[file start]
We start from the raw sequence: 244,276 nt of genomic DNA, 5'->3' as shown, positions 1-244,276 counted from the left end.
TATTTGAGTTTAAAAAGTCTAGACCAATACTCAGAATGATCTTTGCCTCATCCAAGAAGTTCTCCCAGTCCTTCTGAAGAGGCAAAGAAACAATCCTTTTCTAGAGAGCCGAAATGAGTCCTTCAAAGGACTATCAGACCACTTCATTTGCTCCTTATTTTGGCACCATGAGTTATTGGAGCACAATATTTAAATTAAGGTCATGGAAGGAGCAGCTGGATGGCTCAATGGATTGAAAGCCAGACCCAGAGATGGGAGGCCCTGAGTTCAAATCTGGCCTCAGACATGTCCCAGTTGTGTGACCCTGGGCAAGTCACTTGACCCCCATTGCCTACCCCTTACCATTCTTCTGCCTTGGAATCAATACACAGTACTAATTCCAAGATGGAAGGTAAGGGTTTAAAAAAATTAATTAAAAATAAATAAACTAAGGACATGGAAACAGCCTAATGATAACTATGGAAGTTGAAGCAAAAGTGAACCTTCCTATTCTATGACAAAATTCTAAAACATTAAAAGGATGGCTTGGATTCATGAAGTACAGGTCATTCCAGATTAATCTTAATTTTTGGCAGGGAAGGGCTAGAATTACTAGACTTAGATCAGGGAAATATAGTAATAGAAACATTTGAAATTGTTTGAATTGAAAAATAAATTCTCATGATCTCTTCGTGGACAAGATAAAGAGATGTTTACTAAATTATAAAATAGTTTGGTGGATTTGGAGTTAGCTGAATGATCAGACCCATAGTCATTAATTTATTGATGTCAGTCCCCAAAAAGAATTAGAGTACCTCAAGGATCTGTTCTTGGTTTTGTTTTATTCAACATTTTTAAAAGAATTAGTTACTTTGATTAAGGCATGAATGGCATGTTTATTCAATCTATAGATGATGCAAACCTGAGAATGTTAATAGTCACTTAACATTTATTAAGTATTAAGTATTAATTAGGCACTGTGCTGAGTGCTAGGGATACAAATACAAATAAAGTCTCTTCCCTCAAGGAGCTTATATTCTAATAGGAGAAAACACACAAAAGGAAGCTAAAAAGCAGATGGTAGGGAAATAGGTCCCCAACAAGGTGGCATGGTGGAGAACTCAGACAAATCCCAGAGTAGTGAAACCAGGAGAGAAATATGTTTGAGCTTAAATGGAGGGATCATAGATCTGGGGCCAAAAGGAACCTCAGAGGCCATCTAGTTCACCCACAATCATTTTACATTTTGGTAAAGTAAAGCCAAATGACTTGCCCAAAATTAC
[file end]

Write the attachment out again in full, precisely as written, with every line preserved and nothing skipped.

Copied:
We start from the raw sequence: 244,276 nt of genomic DNA, 5'->3' as shown, positions 1-244,276 counted from the left end.
TATTTGAGTTTAAAAAGTCTAGACCAATACTCAGAATGATCTTTGCCTCATCCAAGAAGTTCTCCCAGTCCTTCTGAAGAGGCAAAGAAACAATCCTTTTCTAGAGAGCCGAAATGAGTCCTTCAAAGGACTATCAGACCACTTCATTTGCTCCTTATTTTGGCACCATGAGTTATTGGAGCACAATATTTAAATTAAGGTCATGGAAGGAGCAGCTGGATGGCTCAATGGATTGAAAGCCAGACCCAGAGATGGGAGGCCCTGAGTTCAAATCTGGCCTCAGACATGTCCCAGTTGTGTGACCCTGGGCAAGTCACTTGACCCCCATTGCCTACCCCTTACCATTCTTCTGCCTTGGAATCAATACACAGTACTAATTCCAAGATGGAAGGTAAGGGTTTAAAAAAATTAATTAAAAATAAATAAACTAAGGACATGGAAACAGCCTAATGATAACTATGGAAGTTGAAGCAAAAGTGAACCTTCCTATTCTATGACAAAATTCTAAAACATTAAAAGGATGGCTTGGATTCATGAAGTACAGGTCATTCCAGATTAATCTTAATTTTTGGCAGGGAAGGGCTAGAATTACTAGACTTAGATCAGGGAAATATAGTAATAGAAACATTTGAAATTGTTTGAATTGAAAAATAAATTCTCATGATCTCTTCGTGGACAAGATAAAGAGATGTTTACTAAATTATAAAATAGTTTGGTGGATTTGGAGTTAGCTGAATGATCAGACCCATAGTCATTAATTTATTGATGTCAGTCCCCAAAAAGAATTAGAGTACCTCAAGGATCTGTTCTTGGTTTTGTTTTATTCAACATTTTTAAAAGAATTAGTTACTTTGATTAAGGCATGAATGGCATGTTTATTCAATCTATAGATGATGCAAACCTGAGAATGTTAATAGTCACTTAACATTTATTAAGTATTAAGTATTAATTAGGCACTGTGCTGAGTGCTAGGGATACAAATACAAATAAAGTCTCTTCCCTCAAGGAGCTTATATTCTAATAGGAGAAAACACACAAAAGGAAGCTAAAAAGCAGATGGTAGGGAAATAGGTCCCCAACAAGGTGGCATGGTGGAGAACTCAGACAAATCCCAGAGTAGTGAAACCAGGAGAGAAATATGTTTGAGCTTAAATGGAGGGATCATAGATCTGGGGCCAAAAGGAACCTCAGAGGCCATCTAGTTCACCCACAATCATTTTACATTTTGGTAAAGTAAAGCCAAATGACTTGCCCAAAATTAC